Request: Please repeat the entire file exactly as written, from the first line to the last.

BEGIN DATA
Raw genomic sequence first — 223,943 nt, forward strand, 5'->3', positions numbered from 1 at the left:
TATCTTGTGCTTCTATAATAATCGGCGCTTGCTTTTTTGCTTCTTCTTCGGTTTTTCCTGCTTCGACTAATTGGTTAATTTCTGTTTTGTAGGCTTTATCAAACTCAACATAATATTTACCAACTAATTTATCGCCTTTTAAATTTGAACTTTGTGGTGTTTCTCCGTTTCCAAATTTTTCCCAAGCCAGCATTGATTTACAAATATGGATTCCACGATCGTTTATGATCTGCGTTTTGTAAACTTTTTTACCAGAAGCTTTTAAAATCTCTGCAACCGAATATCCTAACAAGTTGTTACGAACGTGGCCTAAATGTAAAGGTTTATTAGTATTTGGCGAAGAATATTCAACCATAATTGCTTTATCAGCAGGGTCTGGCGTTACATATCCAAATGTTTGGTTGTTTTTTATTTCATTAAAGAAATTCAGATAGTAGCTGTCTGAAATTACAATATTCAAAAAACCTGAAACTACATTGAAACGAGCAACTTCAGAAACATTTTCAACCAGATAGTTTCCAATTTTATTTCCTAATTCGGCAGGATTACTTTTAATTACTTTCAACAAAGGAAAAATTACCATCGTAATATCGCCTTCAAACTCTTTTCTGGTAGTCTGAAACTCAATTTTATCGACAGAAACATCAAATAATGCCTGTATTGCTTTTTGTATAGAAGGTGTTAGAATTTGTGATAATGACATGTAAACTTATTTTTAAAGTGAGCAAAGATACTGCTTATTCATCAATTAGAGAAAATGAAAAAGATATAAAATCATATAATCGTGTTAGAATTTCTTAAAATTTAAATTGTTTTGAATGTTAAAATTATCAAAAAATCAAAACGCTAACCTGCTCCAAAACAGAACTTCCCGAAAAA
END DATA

Raw genomic sequence first — 223,943 nt, forward strand, 5'->3', positions numbered from 1 at the left:
TATCTTGTGCTTCTATAATAATCGGCGCTTGCTTTTTTGCTTCTTCTTCGGTTTTTCCTGCTTCGACTAATTGGTTAATTTCTGTTTTGTAGGCTTTATCAAACTCAACATAATATTTACCAACTAATTTATCGCCTTTTAAATTTGAACTTTGTGGTGTTTCTCCGTTTCCAAATTTTTCCCAAGCCAGCATTGATTTACAAATATGGATTCCACGATCGTTTATGATCTGCGTTTTGTAAACTTTTTTACCAGAAGCTTTTAAAATCTCTGCAACCGAATATCCTAACAAGTTGTTACGAACGTGGCCTAAATGTAAAGGTTTATTAGTATTTGGCGAAGAATATTCAACCATAATTGCTTTATCAGCAGGGTCTGGCGTTACATATCCAAATGTTTGGTTGTTTTTTATTTCATTAAAGAAATTCAGATAGTAGCTGTCTGAAATTACAATATTCAAAAAACCTGAAACTACATTGAAACGAGCAACTTCAGAAACATTTTCAACCAGATAGTTTCCAATTTTATTTCCTAATTCGGCAGGATTACTTTTAATTACTTTCAACAAAGGAAAAATTACCATCGTAATATCGCCTTCAAACTCTTTTCTGGTAGTCTGAAACTCAATTTTATCGACAGAAACATCAAATAATGCCTGTATTGCTTTTTGTATAGAAGGTGTTAGAATTTGTGATAATGACATGTAAACTTATTTTTAAAGTGAGCAAAGATACTGCTTATTCATCAATTAGAGAAAATGAAAAAGATATAAAATCATATAATCGTGTTAGAATTTCTTAAAATTTAAATTGTTTTGAATGTTAAAATTATCAAAAAATCAAAACGCTAACCTGCTCCAAAACAGAACTTCCCGAAAAA